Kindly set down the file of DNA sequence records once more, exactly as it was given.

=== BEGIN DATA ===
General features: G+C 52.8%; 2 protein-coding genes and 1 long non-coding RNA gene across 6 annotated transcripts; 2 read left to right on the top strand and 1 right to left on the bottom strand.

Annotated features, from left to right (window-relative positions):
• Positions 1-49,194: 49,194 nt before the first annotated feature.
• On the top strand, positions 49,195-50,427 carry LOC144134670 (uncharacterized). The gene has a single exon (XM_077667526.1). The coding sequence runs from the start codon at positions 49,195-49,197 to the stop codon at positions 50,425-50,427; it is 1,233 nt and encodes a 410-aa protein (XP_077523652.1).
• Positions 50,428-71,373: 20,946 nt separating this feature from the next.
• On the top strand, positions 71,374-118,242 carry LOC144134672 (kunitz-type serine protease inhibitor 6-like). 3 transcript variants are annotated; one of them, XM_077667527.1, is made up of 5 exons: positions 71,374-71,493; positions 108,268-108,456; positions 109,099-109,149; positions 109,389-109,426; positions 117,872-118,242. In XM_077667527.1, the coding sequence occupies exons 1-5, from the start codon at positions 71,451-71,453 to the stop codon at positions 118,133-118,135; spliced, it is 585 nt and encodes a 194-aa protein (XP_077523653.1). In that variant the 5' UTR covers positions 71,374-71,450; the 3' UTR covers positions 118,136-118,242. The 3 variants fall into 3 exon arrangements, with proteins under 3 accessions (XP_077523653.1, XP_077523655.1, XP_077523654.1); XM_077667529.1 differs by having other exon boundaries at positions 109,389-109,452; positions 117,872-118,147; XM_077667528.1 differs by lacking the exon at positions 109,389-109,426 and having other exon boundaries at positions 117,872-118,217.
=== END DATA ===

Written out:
General features: G+C 52.8%; 2 protein-coding genes and 1 long non-coding RNA gene across 6 annotated transcripts; 2 read left to right on the top strand and 1 right to left on the bottom strand.

Annotated features, from left to right (window-relative positions):
• Positions 1-49,194: 49,194 nt before the first annotated feature.
• On the top strand, positions 49,195-50,427 carry LOC144134670 (uncharacterized). The gene has a single exon (XM_077667526.1). The coding sequence runs from the start codon at positions 49,195-49,197 to the stop codon at positions 50,425-50,427; it is 1,233 nt and encodes a 410-aa protein (XP_077523652.1).
• Positions 50,428-71,373: 20,946 nt separating this feature from the next.
• On the top strand, positions 71,374-118,242 carry LOC144134672 (kunitz-type serine protease inhibitor 6-like). 3 transcript variants are annotated; one of them, XM_077667527.1, is made up of 5 exons: positions 71,374-71,493; positions 108,268-108,456; positions 109,099-109,149; positions 109,389-109,426; positions 117,872-118,242. In XM_077667527.1, the coding sequence occupies exons 1-5, from the start codon at positions 71,451-71,453 to the stop codon at positions 118,133-118,135; spliced, it is 585 nt and encodes a 194-aa protein (XP_077523653.1). In that variant the 5' UTR covers positions 71,374-71,450; the 3' UTR covers positions 118,136-118,242. The 3 variants fall into 3 exon arrangements, with proteins under 3 accessions (XP_077523653.1, XP_077523655.1, XP_077523654.1); XM_077667529.1 differs by having other exon boundaries at positions 109,389-109,452; positions 117,872-118,147; XM_077667528.1 differs by lacking the exon at positions 109,389-109,426 and having other exon boundaries at positions 117,872-118,217.